Coping works better than miter cuts for inside corners
When you cut a 45-deg miter joint on crown molding, it will not close tightly if the walls are not square, forcing you to re-cut the miter. However, you’ll not experience that issue with a coped joint. Provided you know how to cope crown molding, your inside corners will always fit perfectly!
Tools needed to cope crown molding
A coping saw with a tightly adjusted frame and a sharp blade will help you create good coped joints. In addition, make sure the coping saw you choose for your project doesn’t have too many teeth. This will allow you to cut through relatively thick crown moldings with ease.
Most crown molding installers prefer to cut the coping joint on the pull stroke (the blade teeth facing the handle). However, others find it easier to cope the joint on the push stroke (blade teeth facing away from the handle). Whichever the case, choose the coping saw you’re most comfortable with. On the same note, it’s good to practice with a small piece of molding first to help you determine the ideal angle to cut at. Besides, this will help you save some material as you learn how to cope crown molding.
A power miter saw for crown molding
A power miter saw helps you to make preliminary cuts before coping your piece of crown molding. Alternatively, you can use a chop saw fitted with a crosscut blade, especially if you’re working on a large molding installation project. However, a power miter saw provides better results than a saw and a miter box. In addition, it allows you to make tapered cuts and fine adjustments to help you get perfect miter joints.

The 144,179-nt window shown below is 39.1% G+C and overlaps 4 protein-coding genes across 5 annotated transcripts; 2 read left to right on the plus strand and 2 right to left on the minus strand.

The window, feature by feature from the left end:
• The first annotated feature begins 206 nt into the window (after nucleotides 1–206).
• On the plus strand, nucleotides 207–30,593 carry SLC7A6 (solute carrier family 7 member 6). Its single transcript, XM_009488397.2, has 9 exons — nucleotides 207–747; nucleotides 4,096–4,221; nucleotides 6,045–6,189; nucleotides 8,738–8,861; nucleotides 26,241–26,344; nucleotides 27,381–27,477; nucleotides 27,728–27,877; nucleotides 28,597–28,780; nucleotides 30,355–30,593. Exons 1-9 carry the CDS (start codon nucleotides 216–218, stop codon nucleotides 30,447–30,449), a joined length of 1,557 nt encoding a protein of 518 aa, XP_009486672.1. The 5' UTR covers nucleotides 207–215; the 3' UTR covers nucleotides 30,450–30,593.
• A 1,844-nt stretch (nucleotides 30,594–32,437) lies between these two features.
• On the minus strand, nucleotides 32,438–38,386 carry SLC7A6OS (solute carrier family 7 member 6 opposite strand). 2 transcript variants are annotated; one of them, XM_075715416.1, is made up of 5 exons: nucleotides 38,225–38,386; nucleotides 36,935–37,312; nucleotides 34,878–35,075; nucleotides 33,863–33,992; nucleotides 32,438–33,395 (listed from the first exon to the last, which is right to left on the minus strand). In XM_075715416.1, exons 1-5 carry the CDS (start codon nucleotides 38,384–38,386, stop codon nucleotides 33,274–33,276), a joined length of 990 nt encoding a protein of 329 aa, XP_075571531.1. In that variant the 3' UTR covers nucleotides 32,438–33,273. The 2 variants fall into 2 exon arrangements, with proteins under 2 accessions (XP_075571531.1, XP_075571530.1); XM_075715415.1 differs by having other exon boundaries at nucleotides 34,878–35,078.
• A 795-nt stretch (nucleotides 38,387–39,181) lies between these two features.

Sandpaper, file, or rasp
For safety reasons, it’s recommended that you wear eye protection when using the power or hand tools mentioned above. Also, always keep your work area safe to avoid potential accidents when working on your crown installation project.
How to Cope Crown Molding with a coping saw
Cutting inside corners with a coping saw is considered the best way to cope crown molding. This is because it doesn’t leave an unwanted gap between the 2 pieces of molding. That said, here are the steps you need to follow when coping crown molding with a coping saw;
Make a butt cut on the 1st piece of crown molding
Cutting the 1st piece of molding is the easiest task when making a coped joint. That’s because it involves cutting a straight 90-deg angle on one end of the molding that will butt up against the wall.
So, set your miter saw at 90 deg and use it to make a square/ butt cut on one end of your 1st piece of trim. Once you’ve done that, go ahead and cut & cope the 2nd piece to fit this piece.
Make a miter cut on the 2nd piece of crown molding
Take the 2nd piece of crown molding and make an inside miter cut at 45 deg. Assuming you know which side of crown molding goes up, put the molding upside down on a miter saw/ miter box. Secure both surfaces of the trim against 2 faces of the saw, such that one surface rests against the fence and the other rest against the miter saw table. This will give you better control of the trim, allowing you to make an accurate cut.